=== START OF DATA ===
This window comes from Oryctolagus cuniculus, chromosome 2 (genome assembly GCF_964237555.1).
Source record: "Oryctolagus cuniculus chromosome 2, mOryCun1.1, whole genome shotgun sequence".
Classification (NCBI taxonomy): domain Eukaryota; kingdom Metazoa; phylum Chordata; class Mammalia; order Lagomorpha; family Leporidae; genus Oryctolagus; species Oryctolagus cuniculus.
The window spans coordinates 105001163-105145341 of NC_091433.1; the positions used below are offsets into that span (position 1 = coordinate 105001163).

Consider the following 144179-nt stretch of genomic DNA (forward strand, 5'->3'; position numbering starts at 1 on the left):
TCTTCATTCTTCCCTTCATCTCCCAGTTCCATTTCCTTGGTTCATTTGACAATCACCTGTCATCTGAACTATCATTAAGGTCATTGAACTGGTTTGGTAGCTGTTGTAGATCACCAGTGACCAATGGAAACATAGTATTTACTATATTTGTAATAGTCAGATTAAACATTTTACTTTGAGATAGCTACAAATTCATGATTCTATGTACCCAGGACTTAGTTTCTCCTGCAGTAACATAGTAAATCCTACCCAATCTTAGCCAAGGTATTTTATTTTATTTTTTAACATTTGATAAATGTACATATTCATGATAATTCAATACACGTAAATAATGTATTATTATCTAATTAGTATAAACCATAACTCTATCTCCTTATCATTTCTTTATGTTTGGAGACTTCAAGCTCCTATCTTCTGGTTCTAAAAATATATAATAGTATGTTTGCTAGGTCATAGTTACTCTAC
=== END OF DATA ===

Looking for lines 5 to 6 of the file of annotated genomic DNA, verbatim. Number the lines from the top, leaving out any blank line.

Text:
Consider the following 144179-nt stretch of genomic DNA (forward strand, 5'->3'; position numbering starts at 1 on the left):
TCTTCATTCTTCCCTTCATCTCCCAGTTCCATTTCCTTGGTTCATTTGACAATCACCTGTCATCTGAACTATCATTAAGGTCATTGAACTGGTTTGGTAGCTGTTGTAGATCACCAGTGACCAATGGAAACATAGTATTTACTATATTTGTAATAGTCAGATTAAACATTTTACTTTGAGATAGCTACAAATTCATGATTCTATGTACCCAGGACTTAGTTTCTCCTGCAGTAACATAGTAAATCCTACCCAATCTTAGCCAAGGTATTTTATTTTATTTTTTAACATTTGATAAATGTACATATTCATGATAATTCAATACACGTAAATAATGTATTATTATCTAATTAGTATAAACCATAACTCTATCTCCTTATCATTTCTTTATGTTTGGAGACTTCAAGCTCCTATCTTCTGGTTCTAAAAATATATAATAGTATGTTTGCTAGGTCATAGTTACTCTAC